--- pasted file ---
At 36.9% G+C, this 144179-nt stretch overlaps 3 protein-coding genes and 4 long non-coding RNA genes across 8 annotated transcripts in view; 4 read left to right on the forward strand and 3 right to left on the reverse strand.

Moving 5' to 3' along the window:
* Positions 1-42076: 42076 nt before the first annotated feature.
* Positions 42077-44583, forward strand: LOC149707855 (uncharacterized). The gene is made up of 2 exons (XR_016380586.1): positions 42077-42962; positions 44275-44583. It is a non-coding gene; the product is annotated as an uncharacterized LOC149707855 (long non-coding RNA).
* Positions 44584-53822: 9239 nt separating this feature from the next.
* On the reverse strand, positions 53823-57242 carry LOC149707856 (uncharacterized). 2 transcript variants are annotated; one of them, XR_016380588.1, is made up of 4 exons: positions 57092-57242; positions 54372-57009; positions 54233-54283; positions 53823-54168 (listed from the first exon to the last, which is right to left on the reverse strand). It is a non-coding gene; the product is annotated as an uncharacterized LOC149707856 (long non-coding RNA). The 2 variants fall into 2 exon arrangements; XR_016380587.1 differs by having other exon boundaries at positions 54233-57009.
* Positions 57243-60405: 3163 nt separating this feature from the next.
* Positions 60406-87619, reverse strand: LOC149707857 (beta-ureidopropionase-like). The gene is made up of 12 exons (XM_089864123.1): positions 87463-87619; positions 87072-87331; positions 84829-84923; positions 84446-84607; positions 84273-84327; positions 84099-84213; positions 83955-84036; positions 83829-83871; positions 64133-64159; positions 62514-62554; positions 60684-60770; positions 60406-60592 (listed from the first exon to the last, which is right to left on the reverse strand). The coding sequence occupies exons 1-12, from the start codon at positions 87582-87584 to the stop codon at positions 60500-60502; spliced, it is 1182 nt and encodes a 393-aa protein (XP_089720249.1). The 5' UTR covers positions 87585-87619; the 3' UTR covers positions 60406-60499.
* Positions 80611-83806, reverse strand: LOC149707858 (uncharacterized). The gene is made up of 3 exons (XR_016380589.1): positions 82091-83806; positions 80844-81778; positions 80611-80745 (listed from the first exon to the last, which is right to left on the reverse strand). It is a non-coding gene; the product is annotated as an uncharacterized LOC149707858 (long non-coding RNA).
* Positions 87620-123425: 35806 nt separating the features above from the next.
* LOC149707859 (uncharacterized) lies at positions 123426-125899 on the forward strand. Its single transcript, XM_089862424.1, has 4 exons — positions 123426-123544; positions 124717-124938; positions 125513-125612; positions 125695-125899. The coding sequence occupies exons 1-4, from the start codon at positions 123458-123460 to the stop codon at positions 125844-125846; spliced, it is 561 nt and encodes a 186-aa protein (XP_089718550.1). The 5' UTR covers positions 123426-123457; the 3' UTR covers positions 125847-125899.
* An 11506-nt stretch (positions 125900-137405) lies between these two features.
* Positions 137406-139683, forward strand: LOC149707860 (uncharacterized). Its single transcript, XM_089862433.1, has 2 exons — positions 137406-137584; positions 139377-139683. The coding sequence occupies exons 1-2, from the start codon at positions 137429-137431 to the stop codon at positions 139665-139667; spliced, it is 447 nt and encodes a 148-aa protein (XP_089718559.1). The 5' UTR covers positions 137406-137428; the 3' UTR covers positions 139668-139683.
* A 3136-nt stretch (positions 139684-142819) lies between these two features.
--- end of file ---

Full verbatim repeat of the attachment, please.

At 36.9% G+C, this 144179-nt stretch overlaps 3 protein-coding genes and 4 long non-coding RNA genes across 8 annotated transcripts in view; 4 read left to right on the forward strand and 3 right to left on the reverse strand.

Moving 5' to 3' along the window:
* Positions 1-42076: 42076 nt before the first annotated feature.
* Positions 42077-44583, forward strand: LOC149707855 (uncharacterized). The gene is made up of 2 exons (XR_016380586.1): positions 42077-42962; positions 44275-44583. It is a non-coding gene; the product is annotated as an uncharacterized LOC149707855 (long non-coding RNA).
* Positions 44584-53822: 9239 nt separating this feature from the next.
* On the reverse strand, positions 53823-57242 carry LOC149707856 (uncharacterized). 2 transcript variants are annotated; one of them, XR_016380588.1, is made up of 4 exons: positions 57092-57242; positions 54372-57009; positions 54233-54283; positions 53823-54168 (listed from the first exon to the last, which is right to left on the reverse strand). It is a non-coding gene; the product is annotated as an uncharacterized LOC149707856 (long non-coding RNA). The 2 variants fall into 2 exon arrangements; XR_016380587.1 differs by having other exon boundaries at positions 54233-57009.
* Positions 57243-60405: 3163 nt separating this feature from the next.
* Positions 60406-87619, reverse strand: LOC149707857 (beta-ureidopropionase-like). The gene is made up of 12 exons (XM_089864123.1): positions 87463-87619; positions 87072-87331; positions 84829-84923; positions 84446-84607; positions 84273-84327; positions 84099-84213; positions 83955-84036; positions 83829-83871; positions 64133-64159; positions 62514-62554; positions 60684-60770; positions 60406-60592 (listed from the first exon to the last, which is right to left on the reverse strand). The coding sequence occupies exons 1-12, from the start codon at positions 87582-87584 to the stop codon at positions 60500-60502; spliced, it is 1182 nt and encodes a 393-aa protein (XP_089720249.1). The 5' UTR covers positions 87585-87619; the 3' UTR covers positions 60406-60499.
* Positions 80611-83806, reverse strand: LOC149707858 (uncharacterized). The gene is made up of 3 exons (XR_016380589.1): positions 82091-83806; positions 80844-81778; positions 80611-80745 (listed from the first exon to the last, which is right to left on the reverse strand). It is a non-coding gene; the product is annotated as an uncharacterized LOC149707858 (long non-coding RNA).
* Positions 87620-123425: 35806 nt separating the features above from the next.
* LOC149707859 (uncharacterized) lies at positions 123426-125899 on the forward strand. Its single transcript, XM_089862424.1, has 4 exons — positions 123426-123544; positions 124717-124938; positions 125513-125612; positions 125695-125899. The coding sequence occupies exons 1-4, from the start codon at positions 123458-123460 to the stop codon at positions 125844-125846; spliced, it is 561 nt and encodes a 186-aa protein (XP_089718550.1). The 5' UTR covers positions 123426-123457; the 3' UTR covers positions 125847-125899.
* An 11506-nt stretch (positions 125900-137405) lies between these two features.
* Positions 137406-139683, forward strand: LOC149707860 (uncharacterized). Its single transcript, XM_089862433.1, has 2 exons — positions 137406-137584; positions 139377-139683. The coding sequence occupies exons 1-2, from the start codon at positions 137429-137431 to the stop codon at positions 139665-139667; spliced, it is 447 nt and encodes a 148-aa protein (XP_089718559.1). The 5' UTR covers positions 137406-137428; the 3' UTR covers positions 139668-139683.
* A 3136-nt stretch (positions 139684-142819) lies between these two features.